Friday, September 10, 2010

2:30 is a Great Time for Noodles

The human body is truly an amazing organism. I’ve heard stories of people who have lost their ability to see, but whose bodies adapted by becoming more sensitive to the small noises, smells, and textures that would have otherwise gone by unnoticed.

As foreigners living in a Muslim city, our senses have adapted in other ways.

From up to two rooms away, I can identify the thwack of freshly pulled noodles slapping against a countertop. The thunk of a knife chopping a cantaloupe in half. The scraaape of a cooking pot being taken out of a cupboard.

Recognizing these sounds is crucial to our survival here. Guests in local homes are expected to be able to eat on command. And while there are ways of avoiding eating a full portion (only eating when the host is in the room, putting part of your own meal on someone else’s plate, etc.), there is no getting around the fact that sooner or later, you have to eat something.

Normally this isn’t a big problem – after all, there is no need to visit more than a couple of houses in one day. But this week is the end of Ramadan. Our Muslim friends have spent the last month fasting from food and drink during daylight hours, and now it’s time to party! During the next few days, anyone can knock on anyone else’s door and expect a warm welcome, complete with tea, snacks, and a hot meal.

Since K and I just moved into a new house, we decided that this would be a great time to meet our new neighbors. Knowing that there are at least 7 or 8 Uyghur families in our apartment building, we decided to plan carefully. We had a light snack instead of breakfast and lunch, and planned on visiting neighbors between 1 and 4 p.m. in order to avoid mealtimes. That way, we could just drink tea and pick at snacks on the tables, visiting a lot of new houses without having to eat too much or stay too long.

Our plan started off well – we were in and out of our first house in just fifteen minutes, with only a few mouthfuls of melon and a cup of tea. But the second house wasn’t quite so easy. Our hostess was excited to tell us that they had only just finished eating, and immediately brought us two bowls of noodles so we wouldn’t miss out on the meal.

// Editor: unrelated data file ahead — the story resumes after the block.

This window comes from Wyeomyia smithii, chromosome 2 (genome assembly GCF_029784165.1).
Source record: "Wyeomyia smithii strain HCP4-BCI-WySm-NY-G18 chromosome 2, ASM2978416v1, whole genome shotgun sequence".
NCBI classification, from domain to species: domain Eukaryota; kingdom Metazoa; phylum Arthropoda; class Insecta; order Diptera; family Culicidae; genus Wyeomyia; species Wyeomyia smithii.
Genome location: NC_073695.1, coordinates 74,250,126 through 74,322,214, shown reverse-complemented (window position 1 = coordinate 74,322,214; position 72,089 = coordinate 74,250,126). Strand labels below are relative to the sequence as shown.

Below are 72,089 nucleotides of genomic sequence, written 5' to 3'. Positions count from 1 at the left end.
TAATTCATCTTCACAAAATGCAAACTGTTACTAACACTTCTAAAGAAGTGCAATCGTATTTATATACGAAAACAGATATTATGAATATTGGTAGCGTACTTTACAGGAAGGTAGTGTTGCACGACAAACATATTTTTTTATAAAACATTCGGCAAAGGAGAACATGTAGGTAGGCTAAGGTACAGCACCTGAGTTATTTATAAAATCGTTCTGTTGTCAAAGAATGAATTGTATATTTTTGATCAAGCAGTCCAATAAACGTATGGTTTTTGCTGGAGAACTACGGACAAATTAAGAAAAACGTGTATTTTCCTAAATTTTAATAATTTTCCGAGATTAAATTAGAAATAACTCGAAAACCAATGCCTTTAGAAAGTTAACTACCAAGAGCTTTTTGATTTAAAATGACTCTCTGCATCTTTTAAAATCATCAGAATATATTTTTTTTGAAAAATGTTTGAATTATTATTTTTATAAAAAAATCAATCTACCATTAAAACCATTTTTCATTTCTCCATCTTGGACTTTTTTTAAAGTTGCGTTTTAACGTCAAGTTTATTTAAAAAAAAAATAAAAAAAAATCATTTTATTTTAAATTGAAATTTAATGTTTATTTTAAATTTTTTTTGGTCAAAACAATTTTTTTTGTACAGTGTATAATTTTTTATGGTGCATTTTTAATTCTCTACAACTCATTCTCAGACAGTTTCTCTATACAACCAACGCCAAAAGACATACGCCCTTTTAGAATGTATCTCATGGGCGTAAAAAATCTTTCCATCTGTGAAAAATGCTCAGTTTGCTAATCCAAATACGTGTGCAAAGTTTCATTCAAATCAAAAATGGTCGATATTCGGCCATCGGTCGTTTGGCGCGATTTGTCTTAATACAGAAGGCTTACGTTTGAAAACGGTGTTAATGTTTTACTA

I should probably mention that Uyghur noodles are basically like homemade spaghetti, with a little bit of sautéed lamb and green pepper thrown on top in place of sauce. The noodles – a fairly tasteless tangle of starch – are the main event, and the more the better.

Luckily, bowl number one wasn’t too big (about half of an American portion), so we polished them off with no problem and headed to our next house. A few quick introductions and melon slices later and we were on our way again. The next house we hit another snag; the woman who answered the door was alone, and dressed very conservatively, which is usually the sign of a big feeder. Sure enough, within a few minutes of being seated in the living room, we hear the telltale thwack, thunk, and scraaape coming from the kitchen – noodles and melons. K and I did our best to wolf down a full-sized portion of noodles, plus a couple of slices of melon and several cups of tea, thanked our hostess profusely, and headed out again.

Our last stop was a big family gathering. Almost immediately upon entering, the grandma of the family brought out plates heaped with dumplings, rice, and fruit. K and I didn’t budge. So she brought out a second plate – more fruit, meat pancakes, and bread. Full teacups were pushed into our hands. “Eat, eat,” urged the family members.

We eat our share from the edges of the rice and sipped our tea slowly. The grandma reappeared, this time with two bowls of noodles. “Here, I made these for you,” she said with a twinkle in her eye. We both did our best to smile as we took the bowls, which were full to the brim. “You eat so slowly!” one of the girls remarked, watching us mechanically shoveling noodles into our mouths. “Don’t you like it?”

Eventually we excused ourselves, narrowly missing another round of dumplings and rice, and went home to rest. In just three hours, we had each eaten three helpings of noodles and half a melon. I decided to skip dinner.

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